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One in Three Hospital Patients is 65 or Older

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AHRQ News and Numbers

Release date: May 16, 2006

Although only 12 percent of the U.S. population was age 65 years and older in 2003, the Department of Health and Human Services' Agency for Healthcare Research and Quality (AHRQ) has determined that the elderly accounted for one-third of all patients admitted to the nation's community hospitals in that year—more than 13 million hospital stays in all.

  • The elderly accounted for 44 percent of all hospital charges—nearly $329 billion.
  • The most commonly performed procedures in the hospital for the elderly, by number of elderly admissions with the procedure, were:
    1. Blood transfusion. Sixty percent of all blood transfusions were for the elderly (almost 1.2 million). Nearly one in every 11 elderly hospital patients received a transfusion.
    2. Diagnostic cardiac catheterization and coronary arteriography (852,300).
    3. Upper gastrointestinal endoscopy and biopsy (690,700).
    4. Respiratory intubation and mechanical ventilation (500,900).
    5. Percutaneous coronary angioplasty (401,900).
  • The five leading reasons for hospitalization of elderly patients, by number of admissions, were:
    1. Congestive heart failure (839,300).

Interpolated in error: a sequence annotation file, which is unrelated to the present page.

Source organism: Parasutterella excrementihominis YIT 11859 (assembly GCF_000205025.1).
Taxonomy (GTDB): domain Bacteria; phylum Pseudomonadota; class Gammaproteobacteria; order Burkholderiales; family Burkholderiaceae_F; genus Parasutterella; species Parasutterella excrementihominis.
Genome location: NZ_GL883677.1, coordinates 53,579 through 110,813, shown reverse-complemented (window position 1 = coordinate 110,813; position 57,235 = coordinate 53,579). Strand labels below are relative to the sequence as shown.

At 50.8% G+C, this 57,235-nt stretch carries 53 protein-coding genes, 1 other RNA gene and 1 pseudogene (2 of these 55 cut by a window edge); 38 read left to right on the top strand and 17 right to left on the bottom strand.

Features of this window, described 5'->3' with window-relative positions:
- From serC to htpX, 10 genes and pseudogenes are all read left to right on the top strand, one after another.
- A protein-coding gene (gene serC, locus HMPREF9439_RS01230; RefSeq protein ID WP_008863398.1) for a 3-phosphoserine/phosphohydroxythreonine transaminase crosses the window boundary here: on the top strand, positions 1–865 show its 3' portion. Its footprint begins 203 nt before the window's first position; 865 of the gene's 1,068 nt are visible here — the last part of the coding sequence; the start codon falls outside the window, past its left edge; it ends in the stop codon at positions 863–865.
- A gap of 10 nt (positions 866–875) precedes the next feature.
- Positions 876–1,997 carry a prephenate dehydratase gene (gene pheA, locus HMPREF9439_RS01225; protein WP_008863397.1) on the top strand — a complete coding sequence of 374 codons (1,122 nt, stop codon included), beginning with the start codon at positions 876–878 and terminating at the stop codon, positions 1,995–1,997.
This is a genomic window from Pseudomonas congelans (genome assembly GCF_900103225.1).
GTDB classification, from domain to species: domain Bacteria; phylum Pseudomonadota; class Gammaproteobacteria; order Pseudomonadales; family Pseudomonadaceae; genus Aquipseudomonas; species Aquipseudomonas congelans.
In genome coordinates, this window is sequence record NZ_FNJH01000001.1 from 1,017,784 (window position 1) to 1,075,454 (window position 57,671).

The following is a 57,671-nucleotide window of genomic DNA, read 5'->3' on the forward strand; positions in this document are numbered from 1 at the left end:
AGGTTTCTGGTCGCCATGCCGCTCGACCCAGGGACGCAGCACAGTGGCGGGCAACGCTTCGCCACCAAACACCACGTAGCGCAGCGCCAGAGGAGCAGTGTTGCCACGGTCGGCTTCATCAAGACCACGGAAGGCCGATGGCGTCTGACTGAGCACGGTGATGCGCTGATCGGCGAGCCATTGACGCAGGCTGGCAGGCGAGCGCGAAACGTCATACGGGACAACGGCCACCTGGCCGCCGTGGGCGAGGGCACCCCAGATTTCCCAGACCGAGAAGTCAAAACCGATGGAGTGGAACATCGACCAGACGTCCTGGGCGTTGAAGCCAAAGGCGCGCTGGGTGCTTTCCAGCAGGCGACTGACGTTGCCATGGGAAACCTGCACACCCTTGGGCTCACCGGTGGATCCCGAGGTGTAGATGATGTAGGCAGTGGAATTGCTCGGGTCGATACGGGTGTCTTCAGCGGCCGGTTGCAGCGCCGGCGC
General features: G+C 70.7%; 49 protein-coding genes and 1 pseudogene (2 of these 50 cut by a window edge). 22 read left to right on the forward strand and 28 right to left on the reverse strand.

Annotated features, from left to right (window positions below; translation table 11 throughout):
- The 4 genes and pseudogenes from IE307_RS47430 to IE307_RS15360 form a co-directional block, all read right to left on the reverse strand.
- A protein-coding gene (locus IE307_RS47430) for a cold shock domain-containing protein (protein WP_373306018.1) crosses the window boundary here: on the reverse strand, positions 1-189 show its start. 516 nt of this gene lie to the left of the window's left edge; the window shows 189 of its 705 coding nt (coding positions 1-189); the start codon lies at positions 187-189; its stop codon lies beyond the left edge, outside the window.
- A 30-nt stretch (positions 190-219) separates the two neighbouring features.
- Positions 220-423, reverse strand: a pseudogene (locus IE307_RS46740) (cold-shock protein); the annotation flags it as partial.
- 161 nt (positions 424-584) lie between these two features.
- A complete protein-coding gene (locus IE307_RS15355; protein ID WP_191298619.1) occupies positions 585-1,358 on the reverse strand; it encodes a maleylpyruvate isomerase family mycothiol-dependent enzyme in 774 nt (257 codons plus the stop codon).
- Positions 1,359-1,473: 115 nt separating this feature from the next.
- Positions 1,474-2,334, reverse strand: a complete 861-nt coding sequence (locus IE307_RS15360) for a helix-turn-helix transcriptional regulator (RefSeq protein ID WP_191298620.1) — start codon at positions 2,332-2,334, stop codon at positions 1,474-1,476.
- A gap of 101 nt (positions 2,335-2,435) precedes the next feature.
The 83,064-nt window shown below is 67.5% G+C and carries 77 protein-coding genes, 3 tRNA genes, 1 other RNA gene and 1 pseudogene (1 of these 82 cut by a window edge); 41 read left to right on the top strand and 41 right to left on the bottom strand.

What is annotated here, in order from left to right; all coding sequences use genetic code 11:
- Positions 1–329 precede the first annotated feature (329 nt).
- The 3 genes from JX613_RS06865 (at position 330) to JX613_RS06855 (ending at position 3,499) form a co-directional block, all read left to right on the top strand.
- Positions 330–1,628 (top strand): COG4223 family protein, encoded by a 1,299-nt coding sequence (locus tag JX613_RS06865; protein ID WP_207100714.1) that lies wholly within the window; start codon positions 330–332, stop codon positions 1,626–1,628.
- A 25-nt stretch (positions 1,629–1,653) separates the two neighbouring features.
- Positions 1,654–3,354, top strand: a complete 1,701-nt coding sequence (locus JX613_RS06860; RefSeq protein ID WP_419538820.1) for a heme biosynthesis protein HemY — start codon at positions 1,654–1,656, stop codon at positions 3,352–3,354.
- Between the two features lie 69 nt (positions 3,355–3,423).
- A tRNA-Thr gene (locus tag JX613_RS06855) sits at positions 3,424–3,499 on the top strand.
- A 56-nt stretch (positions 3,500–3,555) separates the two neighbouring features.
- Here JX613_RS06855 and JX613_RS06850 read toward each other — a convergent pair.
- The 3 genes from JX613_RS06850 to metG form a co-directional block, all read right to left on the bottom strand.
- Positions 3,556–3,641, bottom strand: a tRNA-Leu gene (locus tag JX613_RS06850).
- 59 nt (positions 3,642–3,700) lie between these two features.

2. Pneumonia (770,400).
    3. Coronary atherosclerosis or hardening of the arteries (675,700).
    4. Cardiac dysrhythmias (484,200).
    5. Acute myocardial infarction or heart attack (449,000).
  • The proportion of elderly patients who died while hospitalized was five times higher than that of younger patients.

These and other data are presented in Hospitalizations in the Elderly Population, 2003, HCUP Statistical Brief No. 6 at http://www.hcup-us.ahrq.gov/reports/statbriefs.jsp. The report uses statistics from the Nationwide Inpatient Sample, a database of hospital inpatient stays that is nationally representative of all short-term, non-Federal hospitals. The data are drawn from hospitals that comprise 90 percent of all discharges in the United States and include all patients, regardless of insurance type, as well as the uninsured.

To speak with the author of the report, or to obtain previous News and Numbers releases, contact Bob Isquith at Bob.Isquith@ahrq.hhs.gov or call (301) 427-1539.


 

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